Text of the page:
A plethora of knowledge can be gained by performing regular maintenance, and it is always wise for manufacturers to take this information and carefully analyze it, responding in an appropriate and timely manner as needed.
Calculated Redeployment, Rebuilding Or Replacement
With regular maintenance, most robots perform 15+ years. However, there will come a time when production needs change, or a robot will need upgraded or replaced. Having an existing relationship with a robot supplier or integrator at this stage can go a long way to answering any questions that arise.
While there is not a one-size-fits-all approach when it comes to strategic plan execution, manufacturers that follow these basic steps for implementing and maintaining a robot should be well on their way to top robot efficiency for maximum ROI.
Focus on Equipment Performance
Integrating more affordable, robust and easy-to-use robots with existing operations can help manufacturers tackle tough dilemmas for a wide range of tasks like assembly, inspection, machine tending, packaging, palletizing and more. While the addition of robotic technology along a production line can provide “quick wins” for greater productivity and lower operational costs, it is still important for manufacturers to strive for 100 percent effectiveness with each piece of machinery. For this reason – regardless of industry – a greater focus should be placed on Overall Equipment Effectiveness (OEE).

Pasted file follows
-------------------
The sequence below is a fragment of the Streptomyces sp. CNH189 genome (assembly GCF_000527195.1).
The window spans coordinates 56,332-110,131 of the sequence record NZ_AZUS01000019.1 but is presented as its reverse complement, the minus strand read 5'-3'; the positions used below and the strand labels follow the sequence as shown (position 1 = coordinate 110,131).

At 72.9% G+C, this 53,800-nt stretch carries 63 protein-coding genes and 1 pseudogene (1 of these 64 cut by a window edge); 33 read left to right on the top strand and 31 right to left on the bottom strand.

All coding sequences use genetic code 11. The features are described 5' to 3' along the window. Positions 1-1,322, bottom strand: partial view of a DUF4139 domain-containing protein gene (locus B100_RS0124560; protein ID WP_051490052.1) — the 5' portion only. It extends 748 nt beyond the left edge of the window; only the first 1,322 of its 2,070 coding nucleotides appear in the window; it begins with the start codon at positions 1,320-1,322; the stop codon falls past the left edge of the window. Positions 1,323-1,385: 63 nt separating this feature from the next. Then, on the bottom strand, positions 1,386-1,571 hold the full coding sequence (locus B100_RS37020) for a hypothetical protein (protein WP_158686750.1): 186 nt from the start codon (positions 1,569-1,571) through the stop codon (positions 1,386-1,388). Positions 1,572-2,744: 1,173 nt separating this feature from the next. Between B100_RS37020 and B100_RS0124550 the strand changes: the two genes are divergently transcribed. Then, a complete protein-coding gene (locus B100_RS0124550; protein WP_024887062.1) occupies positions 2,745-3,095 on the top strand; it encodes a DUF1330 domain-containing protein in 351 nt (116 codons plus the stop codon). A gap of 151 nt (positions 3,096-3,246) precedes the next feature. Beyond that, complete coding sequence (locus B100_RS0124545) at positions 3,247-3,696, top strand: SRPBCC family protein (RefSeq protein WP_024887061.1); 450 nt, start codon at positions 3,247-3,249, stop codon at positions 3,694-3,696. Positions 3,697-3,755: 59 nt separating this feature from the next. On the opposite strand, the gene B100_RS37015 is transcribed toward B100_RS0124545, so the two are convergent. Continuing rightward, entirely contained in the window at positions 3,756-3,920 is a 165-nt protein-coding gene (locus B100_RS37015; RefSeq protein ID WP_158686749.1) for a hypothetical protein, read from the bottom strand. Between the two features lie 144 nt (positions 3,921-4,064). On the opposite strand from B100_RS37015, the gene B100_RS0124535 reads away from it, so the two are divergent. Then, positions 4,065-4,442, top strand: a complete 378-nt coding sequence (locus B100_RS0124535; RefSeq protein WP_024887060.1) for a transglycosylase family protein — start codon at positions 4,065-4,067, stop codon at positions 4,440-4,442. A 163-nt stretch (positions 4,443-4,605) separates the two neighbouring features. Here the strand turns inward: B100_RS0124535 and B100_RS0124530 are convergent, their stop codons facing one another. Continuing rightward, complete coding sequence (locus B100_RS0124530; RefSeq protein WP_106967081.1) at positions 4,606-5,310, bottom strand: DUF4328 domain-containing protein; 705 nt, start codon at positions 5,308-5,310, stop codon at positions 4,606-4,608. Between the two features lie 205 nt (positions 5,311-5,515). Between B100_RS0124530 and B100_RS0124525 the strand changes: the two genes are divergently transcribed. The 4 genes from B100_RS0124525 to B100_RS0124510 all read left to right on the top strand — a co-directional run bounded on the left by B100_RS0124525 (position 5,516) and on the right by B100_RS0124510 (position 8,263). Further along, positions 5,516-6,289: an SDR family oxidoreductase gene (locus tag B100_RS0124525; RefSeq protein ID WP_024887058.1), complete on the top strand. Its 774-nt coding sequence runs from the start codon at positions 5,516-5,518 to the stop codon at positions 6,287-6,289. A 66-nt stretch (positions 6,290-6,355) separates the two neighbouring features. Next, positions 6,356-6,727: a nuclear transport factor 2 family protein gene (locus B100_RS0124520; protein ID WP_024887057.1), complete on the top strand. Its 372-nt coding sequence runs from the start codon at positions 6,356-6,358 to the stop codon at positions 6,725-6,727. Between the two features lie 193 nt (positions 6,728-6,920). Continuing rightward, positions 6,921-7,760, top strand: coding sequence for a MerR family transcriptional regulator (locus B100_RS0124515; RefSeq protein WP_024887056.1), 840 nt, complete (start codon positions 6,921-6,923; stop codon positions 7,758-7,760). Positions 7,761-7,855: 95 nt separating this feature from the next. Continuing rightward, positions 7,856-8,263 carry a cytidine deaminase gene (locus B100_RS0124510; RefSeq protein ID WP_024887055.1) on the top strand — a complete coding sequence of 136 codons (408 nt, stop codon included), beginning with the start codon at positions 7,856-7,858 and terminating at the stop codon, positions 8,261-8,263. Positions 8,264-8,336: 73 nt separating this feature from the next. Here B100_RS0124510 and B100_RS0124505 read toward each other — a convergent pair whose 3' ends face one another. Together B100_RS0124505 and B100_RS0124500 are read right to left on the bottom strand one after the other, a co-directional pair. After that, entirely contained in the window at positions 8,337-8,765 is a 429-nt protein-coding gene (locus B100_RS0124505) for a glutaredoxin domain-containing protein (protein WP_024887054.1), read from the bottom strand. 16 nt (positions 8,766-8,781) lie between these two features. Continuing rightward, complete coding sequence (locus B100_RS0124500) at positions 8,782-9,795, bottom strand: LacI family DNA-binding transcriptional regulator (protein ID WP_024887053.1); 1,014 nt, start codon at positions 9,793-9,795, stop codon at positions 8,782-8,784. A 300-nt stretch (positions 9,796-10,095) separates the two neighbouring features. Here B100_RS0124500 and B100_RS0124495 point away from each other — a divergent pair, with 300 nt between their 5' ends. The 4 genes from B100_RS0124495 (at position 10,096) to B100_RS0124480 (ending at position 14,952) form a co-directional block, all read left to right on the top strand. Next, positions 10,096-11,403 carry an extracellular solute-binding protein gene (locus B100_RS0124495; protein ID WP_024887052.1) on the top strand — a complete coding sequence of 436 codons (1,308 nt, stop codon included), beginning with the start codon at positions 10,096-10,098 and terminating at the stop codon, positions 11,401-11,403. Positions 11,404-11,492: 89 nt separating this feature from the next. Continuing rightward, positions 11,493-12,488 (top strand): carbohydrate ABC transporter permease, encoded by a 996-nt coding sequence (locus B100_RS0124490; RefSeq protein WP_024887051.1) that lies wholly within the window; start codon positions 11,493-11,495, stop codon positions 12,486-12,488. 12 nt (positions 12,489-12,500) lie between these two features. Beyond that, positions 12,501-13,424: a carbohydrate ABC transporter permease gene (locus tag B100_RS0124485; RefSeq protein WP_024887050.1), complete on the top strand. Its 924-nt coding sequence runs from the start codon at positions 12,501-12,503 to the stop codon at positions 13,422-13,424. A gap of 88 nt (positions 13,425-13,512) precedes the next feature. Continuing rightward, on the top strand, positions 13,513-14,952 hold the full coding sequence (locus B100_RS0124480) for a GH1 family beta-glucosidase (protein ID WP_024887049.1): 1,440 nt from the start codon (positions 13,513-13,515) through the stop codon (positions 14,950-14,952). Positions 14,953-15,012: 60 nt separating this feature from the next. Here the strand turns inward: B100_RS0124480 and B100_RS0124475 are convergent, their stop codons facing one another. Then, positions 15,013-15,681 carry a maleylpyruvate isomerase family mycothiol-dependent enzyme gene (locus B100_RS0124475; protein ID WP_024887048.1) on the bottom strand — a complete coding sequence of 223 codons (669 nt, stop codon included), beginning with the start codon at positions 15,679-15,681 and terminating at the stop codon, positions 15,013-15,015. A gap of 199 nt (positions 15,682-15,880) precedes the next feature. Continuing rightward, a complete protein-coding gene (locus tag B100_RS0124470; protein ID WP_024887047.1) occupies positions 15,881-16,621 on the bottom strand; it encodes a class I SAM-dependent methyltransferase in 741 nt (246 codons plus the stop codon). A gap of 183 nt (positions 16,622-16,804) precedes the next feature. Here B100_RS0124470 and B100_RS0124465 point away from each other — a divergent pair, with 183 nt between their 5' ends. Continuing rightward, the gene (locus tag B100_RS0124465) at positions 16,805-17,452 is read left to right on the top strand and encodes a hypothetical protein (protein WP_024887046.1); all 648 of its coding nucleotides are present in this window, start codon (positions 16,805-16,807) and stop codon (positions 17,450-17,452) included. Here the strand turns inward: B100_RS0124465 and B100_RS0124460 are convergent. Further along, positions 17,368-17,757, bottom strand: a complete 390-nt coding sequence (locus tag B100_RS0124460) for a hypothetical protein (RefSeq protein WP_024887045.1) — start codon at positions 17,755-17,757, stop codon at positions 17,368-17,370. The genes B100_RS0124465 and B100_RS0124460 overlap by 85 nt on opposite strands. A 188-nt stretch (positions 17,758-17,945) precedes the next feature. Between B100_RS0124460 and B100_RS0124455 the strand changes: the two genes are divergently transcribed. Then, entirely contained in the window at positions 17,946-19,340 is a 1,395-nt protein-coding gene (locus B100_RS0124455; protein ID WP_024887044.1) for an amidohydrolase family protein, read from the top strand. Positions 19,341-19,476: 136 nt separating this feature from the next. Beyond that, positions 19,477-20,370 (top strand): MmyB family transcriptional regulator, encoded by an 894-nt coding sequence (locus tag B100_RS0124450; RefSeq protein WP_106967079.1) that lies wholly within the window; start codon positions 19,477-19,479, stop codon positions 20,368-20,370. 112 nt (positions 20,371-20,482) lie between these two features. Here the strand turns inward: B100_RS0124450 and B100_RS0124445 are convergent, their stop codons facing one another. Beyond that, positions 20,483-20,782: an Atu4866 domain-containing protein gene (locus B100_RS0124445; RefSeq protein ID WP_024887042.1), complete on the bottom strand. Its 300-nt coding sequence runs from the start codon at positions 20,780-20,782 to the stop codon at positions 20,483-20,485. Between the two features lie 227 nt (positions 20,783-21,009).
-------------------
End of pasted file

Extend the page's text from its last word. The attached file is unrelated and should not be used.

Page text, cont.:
Whether used for a single machine, a robotic workcell, a production line or an entire plant, OEE identifies the percentage of manufacturing time that is truly productive. A dimensionless parameter, OEE entails the multiplication of three factors:
A measure of machine uptime, this calculation takes actual operating time (planned production time minus stop time) and divides it by planned production time (shift time minus breaks).
A measure of system speed, this factor accounts for losses from running too slowly. This calculation can be achieved in several ways, but typically multiplies the total pieces produced by the ideal cycle time, then divides the product by the actual operating time.